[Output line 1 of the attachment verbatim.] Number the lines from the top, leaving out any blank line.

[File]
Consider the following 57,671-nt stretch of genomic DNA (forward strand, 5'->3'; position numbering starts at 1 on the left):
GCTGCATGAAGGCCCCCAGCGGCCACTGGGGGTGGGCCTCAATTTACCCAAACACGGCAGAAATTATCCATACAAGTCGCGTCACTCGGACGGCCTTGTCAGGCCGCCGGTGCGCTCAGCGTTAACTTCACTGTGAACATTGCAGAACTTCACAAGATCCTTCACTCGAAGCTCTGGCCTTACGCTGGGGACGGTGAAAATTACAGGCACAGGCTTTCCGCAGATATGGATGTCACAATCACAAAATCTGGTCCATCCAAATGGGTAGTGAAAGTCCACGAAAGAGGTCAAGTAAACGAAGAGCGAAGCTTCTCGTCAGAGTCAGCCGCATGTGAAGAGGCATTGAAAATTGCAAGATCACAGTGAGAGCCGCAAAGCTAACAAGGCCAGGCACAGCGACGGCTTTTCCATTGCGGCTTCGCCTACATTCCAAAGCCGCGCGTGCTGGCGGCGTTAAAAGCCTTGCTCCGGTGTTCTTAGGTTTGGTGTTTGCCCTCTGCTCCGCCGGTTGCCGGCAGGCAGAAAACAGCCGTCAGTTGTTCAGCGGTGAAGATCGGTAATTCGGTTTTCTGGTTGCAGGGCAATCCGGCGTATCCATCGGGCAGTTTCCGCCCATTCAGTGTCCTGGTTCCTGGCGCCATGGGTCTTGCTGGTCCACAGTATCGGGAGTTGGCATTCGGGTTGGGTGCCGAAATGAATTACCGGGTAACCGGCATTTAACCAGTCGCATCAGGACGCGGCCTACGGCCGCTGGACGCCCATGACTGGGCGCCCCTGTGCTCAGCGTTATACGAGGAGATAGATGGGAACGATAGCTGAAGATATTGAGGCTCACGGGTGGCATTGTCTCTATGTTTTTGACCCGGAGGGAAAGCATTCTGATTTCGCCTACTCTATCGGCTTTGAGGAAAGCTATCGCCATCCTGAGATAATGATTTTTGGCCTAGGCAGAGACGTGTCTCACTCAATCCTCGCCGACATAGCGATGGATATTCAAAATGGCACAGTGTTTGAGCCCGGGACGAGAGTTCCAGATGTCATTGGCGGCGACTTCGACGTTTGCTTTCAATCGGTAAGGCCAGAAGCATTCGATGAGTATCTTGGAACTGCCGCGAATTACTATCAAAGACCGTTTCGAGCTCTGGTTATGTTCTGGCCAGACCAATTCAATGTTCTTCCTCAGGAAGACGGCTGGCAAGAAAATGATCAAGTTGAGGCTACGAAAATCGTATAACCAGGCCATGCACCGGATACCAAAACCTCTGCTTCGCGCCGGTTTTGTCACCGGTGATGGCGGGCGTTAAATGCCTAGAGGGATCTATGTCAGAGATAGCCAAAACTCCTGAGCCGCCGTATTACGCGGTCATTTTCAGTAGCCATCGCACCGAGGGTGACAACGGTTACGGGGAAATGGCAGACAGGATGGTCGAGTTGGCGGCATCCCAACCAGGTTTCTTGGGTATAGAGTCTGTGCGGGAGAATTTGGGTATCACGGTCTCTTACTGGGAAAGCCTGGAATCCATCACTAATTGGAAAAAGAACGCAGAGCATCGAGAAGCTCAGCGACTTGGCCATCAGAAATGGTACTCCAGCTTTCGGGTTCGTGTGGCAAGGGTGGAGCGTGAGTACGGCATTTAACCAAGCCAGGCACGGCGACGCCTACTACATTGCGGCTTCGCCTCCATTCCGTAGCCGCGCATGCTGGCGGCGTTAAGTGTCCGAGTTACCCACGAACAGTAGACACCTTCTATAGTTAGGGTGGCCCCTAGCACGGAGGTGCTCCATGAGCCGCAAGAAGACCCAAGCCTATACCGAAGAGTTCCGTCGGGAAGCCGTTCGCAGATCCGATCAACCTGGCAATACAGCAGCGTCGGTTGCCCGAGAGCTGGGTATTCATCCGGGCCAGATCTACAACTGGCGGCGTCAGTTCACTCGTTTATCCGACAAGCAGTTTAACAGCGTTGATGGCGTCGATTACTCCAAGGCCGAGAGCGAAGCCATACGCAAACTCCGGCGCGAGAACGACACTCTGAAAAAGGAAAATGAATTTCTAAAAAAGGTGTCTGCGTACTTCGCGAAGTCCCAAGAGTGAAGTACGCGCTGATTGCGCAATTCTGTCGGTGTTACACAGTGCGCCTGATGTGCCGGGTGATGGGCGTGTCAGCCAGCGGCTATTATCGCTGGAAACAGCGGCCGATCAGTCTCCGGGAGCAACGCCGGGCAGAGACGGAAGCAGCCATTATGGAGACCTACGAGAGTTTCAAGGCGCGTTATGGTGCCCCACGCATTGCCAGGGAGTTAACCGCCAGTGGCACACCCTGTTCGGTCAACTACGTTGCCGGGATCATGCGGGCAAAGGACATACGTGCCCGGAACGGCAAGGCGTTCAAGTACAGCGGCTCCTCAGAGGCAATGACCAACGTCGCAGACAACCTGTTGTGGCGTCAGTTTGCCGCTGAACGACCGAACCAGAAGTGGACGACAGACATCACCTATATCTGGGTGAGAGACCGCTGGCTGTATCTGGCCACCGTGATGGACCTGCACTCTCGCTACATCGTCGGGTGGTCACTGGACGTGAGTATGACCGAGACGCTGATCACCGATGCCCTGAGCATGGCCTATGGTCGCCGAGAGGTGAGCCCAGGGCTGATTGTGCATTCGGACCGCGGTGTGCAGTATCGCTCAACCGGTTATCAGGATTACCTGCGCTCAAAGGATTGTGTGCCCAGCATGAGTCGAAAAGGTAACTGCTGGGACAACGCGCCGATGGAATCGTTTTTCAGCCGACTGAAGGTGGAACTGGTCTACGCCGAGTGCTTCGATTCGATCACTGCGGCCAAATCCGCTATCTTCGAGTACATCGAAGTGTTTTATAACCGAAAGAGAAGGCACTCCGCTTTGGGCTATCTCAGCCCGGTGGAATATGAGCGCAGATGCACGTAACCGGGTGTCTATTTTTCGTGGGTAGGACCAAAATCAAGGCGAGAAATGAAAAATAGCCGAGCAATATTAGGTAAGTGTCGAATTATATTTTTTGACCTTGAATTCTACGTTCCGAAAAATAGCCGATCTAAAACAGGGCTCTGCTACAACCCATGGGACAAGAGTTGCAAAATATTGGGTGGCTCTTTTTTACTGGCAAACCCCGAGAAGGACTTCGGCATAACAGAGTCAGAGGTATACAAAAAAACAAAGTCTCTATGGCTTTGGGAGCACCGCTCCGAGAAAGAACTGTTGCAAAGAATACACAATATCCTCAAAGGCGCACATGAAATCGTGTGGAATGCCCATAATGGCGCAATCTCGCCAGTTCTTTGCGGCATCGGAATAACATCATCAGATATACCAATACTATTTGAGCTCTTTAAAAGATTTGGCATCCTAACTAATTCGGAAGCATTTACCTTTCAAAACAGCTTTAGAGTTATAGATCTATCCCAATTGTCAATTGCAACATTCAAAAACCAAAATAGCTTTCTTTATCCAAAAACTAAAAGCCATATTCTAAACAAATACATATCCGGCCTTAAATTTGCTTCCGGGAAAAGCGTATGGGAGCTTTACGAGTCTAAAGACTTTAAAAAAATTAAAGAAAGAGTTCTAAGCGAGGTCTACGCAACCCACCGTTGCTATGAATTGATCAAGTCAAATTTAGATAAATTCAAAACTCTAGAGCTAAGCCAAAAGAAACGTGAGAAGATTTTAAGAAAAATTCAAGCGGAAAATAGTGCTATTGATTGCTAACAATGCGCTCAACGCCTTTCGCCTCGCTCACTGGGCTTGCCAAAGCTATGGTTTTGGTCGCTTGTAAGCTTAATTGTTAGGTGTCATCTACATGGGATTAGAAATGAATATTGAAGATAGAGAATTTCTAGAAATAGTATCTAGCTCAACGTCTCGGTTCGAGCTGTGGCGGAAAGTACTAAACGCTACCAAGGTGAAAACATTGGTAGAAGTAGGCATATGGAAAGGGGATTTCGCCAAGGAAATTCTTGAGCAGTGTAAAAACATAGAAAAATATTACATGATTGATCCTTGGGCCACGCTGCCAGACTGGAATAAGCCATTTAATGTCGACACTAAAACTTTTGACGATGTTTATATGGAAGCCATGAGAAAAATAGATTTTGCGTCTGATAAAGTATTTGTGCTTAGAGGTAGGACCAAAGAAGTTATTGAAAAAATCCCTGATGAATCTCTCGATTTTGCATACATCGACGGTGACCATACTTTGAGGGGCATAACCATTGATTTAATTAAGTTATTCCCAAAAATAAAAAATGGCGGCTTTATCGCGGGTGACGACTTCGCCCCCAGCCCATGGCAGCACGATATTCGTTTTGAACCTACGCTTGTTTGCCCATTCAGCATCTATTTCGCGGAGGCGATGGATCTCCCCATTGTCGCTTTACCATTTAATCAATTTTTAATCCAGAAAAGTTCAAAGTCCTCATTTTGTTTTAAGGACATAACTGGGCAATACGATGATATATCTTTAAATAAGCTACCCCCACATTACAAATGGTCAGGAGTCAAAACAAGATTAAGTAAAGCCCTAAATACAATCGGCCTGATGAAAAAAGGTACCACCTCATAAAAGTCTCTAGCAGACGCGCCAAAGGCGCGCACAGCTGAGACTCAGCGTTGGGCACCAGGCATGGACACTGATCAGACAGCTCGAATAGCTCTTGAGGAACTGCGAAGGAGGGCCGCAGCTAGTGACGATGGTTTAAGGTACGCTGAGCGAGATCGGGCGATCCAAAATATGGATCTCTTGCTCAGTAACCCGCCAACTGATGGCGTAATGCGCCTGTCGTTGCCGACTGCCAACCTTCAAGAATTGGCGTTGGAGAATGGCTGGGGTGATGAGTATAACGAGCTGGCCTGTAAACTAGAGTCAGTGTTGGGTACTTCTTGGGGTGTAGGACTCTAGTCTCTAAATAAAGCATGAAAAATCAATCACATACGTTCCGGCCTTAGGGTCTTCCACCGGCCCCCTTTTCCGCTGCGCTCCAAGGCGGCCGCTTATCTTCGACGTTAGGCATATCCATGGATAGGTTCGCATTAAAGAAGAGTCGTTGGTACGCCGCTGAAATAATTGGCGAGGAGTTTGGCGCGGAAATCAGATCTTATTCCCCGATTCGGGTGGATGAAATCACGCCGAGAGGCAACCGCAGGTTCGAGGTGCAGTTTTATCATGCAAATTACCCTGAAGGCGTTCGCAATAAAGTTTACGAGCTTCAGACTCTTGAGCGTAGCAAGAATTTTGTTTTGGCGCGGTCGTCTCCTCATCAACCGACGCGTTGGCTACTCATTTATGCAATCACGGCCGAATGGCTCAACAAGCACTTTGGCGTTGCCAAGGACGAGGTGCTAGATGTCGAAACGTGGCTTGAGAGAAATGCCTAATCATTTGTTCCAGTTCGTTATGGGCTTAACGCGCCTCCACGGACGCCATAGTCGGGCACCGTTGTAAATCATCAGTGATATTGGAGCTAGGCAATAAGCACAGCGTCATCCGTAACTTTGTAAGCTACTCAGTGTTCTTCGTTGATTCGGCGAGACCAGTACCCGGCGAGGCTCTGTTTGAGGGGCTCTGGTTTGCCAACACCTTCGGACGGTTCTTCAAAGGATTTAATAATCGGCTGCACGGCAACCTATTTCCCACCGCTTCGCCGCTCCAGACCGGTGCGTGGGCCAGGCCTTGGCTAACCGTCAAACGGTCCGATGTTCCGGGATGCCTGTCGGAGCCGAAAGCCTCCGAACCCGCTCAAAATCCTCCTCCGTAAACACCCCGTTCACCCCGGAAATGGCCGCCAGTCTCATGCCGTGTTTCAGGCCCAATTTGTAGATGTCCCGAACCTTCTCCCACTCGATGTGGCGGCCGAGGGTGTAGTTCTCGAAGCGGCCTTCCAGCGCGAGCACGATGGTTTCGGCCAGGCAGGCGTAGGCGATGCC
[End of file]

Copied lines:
Consider the following 57,671-nt stretch of genomic DNA (forward strand, 5'->3'; position numbering starts at 1 on the left):